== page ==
Kerry to Netanyahu and Abbas: Condemn Violence, Restore Calm in Israel
U.S. Secretary of State John Kerry called for efforts to restore calm in Israel during telephone conversations with Israeli and Palestinian leaders.
Kerry over the weekend spoke with both Israeli Prime Minister Benjamin Netanyahu and Palestinian Authority President Mahmoud Abbas about the current wave of violence throughout Israel, the State Department said in a statement.
The statement said that Kerry called the leaders “to express his deep concern over the recent wave of violence and offer his support for efforts to restore calm as soon as possible. He reiterated the importance of strongly condemning violence and combating incitement, and taking affirmative steps to reduce tensions.”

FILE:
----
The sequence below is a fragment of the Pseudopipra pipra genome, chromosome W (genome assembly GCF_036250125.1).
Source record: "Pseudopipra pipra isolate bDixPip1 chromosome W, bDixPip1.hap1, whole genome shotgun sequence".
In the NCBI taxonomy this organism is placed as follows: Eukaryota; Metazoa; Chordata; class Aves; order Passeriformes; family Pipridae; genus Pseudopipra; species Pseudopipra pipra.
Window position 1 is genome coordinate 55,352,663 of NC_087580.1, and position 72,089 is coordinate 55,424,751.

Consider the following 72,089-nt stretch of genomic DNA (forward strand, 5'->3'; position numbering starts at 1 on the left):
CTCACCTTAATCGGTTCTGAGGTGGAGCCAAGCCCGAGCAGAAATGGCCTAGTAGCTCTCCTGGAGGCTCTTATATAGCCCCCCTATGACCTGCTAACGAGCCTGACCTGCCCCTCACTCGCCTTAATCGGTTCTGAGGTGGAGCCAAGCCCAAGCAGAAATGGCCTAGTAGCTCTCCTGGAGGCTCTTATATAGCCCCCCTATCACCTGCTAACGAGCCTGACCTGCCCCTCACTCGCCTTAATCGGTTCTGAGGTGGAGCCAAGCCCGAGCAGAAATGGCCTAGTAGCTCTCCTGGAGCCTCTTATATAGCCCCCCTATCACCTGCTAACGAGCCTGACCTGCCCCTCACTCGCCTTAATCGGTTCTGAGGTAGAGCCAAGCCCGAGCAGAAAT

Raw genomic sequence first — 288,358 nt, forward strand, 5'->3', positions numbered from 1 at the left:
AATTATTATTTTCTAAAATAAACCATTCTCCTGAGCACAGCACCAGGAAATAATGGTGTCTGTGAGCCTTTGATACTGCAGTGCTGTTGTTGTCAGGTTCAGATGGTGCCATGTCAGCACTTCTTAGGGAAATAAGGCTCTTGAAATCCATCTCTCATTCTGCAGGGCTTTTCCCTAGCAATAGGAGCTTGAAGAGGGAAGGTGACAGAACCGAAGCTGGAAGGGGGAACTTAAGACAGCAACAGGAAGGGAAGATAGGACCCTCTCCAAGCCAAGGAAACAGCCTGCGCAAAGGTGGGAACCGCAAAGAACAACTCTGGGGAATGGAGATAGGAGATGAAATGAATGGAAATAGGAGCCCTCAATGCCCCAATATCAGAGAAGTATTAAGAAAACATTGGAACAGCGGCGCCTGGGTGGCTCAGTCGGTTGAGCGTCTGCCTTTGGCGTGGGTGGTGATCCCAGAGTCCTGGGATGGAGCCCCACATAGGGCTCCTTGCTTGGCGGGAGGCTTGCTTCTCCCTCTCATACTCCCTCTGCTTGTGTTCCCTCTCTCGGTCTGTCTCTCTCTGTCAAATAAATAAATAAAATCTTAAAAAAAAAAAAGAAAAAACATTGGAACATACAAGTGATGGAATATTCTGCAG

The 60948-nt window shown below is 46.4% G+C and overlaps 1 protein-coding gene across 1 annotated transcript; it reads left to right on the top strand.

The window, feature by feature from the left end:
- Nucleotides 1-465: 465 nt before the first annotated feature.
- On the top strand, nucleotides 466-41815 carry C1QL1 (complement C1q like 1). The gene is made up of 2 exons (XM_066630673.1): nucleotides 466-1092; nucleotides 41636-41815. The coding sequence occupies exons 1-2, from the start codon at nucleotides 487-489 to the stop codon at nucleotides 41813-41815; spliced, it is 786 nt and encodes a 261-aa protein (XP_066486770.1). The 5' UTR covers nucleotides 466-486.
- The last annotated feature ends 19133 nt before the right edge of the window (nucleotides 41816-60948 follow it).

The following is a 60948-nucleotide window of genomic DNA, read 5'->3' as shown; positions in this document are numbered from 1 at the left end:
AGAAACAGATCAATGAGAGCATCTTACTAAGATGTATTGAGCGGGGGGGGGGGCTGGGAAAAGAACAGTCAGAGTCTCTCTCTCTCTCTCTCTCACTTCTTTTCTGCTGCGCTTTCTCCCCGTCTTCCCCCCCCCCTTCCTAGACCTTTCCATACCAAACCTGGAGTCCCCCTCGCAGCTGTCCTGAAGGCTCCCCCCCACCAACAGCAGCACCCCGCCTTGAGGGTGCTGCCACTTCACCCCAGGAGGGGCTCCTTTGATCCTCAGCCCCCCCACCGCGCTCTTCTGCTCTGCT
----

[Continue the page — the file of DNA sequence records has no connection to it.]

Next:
Kerry also “stressed the importance of upholding the status quo in word and deed at the Haram al Sharif/Temple Mount and of preventing inflammatory rhetoric and actions that will increase tensions.”
The secretary of state that he would follow the situation “closely” and that the U.S. will “remain engaged in efforts to restore calm.”
Netanyahu said in a statement that during the phone conversation, he “made it clear that he expects the Palestinian Authority to stop its wild and mendacious incitement, which is causing the current wave of terrorism.”
The statement also said that Kerry “clarified that the U.S. is aware of the fact that it is Israel’s policy to maintain the status quo and not change it.”
The status quo at the Temple Mount, a holy site for Jews and Muslims, allows Jews to visit but confine obvious worship to the adjacent Western Wall while leaving the day-to-day administration of the mosque compound to a Muslim authority, the Waqf.
Netanyahu on Saturday ordered the reinforcement of Israel Police units, mobilizing three reserve Border Police companies for Jerusalem and 13 others throughout the rest of the country.